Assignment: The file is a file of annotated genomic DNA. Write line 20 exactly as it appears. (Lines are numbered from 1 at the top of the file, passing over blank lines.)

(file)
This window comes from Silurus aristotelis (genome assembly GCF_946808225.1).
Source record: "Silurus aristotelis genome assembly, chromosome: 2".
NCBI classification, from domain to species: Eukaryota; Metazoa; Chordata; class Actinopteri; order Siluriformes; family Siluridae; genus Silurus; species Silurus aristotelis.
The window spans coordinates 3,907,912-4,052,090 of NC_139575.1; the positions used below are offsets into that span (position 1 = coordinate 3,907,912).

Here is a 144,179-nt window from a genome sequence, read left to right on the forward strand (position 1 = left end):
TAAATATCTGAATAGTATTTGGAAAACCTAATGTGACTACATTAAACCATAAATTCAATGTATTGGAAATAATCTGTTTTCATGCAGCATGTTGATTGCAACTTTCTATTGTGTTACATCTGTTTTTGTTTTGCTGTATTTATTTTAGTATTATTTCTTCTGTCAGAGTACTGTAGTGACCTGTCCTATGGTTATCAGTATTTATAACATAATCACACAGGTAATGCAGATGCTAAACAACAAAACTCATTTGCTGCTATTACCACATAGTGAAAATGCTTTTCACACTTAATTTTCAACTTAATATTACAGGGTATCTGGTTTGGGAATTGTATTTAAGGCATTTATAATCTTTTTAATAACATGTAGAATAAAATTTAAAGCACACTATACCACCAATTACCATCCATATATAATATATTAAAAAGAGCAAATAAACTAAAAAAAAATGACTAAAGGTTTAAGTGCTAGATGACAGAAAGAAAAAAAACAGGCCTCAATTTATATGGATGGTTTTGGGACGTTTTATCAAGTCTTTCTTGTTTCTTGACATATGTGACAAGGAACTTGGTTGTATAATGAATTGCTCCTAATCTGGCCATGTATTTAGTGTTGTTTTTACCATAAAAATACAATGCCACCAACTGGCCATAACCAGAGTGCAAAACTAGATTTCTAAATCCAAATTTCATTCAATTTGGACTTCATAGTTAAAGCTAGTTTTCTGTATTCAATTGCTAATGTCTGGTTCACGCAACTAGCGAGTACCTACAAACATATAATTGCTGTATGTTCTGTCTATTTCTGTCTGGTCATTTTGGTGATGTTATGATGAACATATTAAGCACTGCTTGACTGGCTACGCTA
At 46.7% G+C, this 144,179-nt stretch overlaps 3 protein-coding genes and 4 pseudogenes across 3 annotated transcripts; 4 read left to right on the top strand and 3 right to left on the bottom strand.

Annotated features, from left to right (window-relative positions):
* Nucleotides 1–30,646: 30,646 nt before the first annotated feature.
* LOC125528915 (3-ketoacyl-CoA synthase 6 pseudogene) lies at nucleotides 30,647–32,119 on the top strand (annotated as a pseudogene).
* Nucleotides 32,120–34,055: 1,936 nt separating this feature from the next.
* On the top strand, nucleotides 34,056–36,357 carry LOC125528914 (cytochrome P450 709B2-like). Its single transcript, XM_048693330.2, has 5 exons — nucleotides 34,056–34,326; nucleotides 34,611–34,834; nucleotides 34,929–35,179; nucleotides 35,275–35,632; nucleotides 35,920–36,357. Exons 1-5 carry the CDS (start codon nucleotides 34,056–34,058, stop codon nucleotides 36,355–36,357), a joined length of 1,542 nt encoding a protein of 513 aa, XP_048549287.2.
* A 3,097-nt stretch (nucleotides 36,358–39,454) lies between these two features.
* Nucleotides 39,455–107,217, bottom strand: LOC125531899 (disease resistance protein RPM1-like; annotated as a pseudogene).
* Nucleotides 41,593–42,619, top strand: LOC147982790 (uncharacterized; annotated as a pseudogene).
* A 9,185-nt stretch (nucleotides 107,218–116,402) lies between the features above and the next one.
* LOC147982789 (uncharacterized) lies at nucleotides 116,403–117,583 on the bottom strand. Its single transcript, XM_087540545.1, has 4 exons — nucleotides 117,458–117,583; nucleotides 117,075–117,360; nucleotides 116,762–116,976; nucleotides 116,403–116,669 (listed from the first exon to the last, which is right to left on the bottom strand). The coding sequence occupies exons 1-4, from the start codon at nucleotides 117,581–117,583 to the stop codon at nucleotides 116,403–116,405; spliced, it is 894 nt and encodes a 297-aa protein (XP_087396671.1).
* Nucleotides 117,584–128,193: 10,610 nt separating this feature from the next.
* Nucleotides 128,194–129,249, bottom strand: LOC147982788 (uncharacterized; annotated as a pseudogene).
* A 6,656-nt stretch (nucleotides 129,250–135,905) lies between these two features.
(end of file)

* A 6,656-nt stretch (nucleotides 129,250–135,905) lies between these two features.